Former Connecticut Sen. Joseph Lieberman on Monday was named chairman of an advocacy group opposed to the Iran nuclear deal. The move came after it became known that United Against Nuclear Iran’s president, former White House adviser Gary Samore, is a supporter of the agreement.
Samore was replaced as president by David Ibsen. The leadership shakeup came the same day as the group announced that it will finance and run television and digital ads as part of a national advertising campaign against the deal.
“UANI has led the effort to economically isolate the Iranian regime, and its bipartisan and international expertise makes it a highly respected voice on the merits of the Iran agreement,” said Lieberman. “I am honored to assume this new leadership role at this important time.”
Lieberman, who has been a regular on television and radio criticizing the deal, also sits on the advisory board of Citizens for a Nuclear Free Iran, a group backed by the American Israel Public Affairs Committee.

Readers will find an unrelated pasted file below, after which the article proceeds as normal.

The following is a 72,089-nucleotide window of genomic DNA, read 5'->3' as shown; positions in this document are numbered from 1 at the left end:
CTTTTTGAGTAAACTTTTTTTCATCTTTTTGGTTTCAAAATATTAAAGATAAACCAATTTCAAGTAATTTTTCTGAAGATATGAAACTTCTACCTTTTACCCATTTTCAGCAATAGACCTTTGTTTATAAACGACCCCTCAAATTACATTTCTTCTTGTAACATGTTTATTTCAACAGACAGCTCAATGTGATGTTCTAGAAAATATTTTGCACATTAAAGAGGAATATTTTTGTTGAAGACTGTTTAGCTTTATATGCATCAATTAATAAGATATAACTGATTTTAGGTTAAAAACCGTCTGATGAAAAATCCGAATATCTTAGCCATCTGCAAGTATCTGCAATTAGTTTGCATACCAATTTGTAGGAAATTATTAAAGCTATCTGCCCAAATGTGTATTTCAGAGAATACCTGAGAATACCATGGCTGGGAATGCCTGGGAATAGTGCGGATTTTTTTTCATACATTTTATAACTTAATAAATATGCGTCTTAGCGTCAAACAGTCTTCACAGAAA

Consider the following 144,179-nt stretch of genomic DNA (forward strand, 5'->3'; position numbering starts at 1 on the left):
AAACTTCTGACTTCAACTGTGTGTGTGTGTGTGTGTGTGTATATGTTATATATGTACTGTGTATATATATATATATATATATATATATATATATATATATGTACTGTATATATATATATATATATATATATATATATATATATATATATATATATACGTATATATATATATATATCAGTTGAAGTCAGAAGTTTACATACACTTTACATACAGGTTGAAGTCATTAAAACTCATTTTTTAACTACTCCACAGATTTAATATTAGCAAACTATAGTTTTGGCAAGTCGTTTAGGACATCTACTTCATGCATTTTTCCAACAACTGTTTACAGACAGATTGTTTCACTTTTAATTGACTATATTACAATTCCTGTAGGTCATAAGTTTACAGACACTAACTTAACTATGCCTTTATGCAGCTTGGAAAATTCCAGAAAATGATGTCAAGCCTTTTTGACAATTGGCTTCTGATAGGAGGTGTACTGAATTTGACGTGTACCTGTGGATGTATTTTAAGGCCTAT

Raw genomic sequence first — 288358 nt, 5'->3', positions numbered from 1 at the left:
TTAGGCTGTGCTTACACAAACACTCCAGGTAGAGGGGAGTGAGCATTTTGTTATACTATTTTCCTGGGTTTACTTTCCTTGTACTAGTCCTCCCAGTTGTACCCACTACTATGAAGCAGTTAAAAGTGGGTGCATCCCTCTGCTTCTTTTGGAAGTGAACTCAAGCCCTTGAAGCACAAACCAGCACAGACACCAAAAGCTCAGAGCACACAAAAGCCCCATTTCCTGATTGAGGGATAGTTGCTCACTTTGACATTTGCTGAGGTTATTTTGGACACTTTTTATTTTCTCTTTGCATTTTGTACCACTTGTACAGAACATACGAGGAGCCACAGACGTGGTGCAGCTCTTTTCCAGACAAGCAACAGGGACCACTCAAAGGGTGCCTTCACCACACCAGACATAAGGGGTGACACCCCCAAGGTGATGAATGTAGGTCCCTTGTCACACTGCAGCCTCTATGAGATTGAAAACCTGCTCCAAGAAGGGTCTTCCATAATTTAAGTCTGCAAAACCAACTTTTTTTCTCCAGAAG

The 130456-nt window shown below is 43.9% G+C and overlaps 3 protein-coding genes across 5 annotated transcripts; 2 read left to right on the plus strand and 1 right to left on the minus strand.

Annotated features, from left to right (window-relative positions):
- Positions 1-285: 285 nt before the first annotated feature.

That effort was bolstered last week when Senate leader Chuck Schumer (D-N.Y.) announced his opposition.
“Advocates on both sides have strong cases for their point of view that cannot simply be dismissed,” Schumer said in a statement on Aug. 6. “This has made evaluating the agreement a difficult and deliberate endeavor and, after deep study, careful thought and considerable soul-searching, I have decided I must oppose the agreement and will vote yes on a motion of disapproval.”